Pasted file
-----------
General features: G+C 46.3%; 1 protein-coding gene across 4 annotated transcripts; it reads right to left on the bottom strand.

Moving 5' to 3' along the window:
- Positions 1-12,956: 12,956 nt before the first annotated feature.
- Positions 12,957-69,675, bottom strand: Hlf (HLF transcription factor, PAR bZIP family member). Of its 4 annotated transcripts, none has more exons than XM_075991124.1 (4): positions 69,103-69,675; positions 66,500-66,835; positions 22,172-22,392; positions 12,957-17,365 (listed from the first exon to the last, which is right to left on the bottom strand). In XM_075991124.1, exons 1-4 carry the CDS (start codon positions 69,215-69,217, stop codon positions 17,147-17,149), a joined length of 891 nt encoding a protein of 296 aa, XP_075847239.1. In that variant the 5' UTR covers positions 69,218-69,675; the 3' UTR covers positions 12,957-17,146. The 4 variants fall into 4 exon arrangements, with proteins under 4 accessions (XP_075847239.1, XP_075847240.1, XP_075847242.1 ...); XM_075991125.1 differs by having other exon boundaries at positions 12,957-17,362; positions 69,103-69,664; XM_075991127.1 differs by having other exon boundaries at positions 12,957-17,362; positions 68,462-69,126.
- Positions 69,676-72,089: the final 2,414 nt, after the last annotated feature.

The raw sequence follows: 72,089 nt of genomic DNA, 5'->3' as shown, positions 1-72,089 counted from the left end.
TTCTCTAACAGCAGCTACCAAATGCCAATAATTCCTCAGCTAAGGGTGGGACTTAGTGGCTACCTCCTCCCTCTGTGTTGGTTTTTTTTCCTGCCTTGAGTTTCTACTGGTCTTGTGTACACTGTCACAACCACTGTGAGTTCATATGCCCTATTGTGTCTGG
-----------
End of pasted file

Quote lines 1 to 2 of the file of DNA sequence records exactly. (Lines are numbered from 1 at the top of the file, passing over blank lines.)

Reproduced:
General features: G+C 46.3%; 1 protein-coding gene across 4 annotated transcripts; it reads right to left on the bottom strand.

Moving 5' to 3' along the window: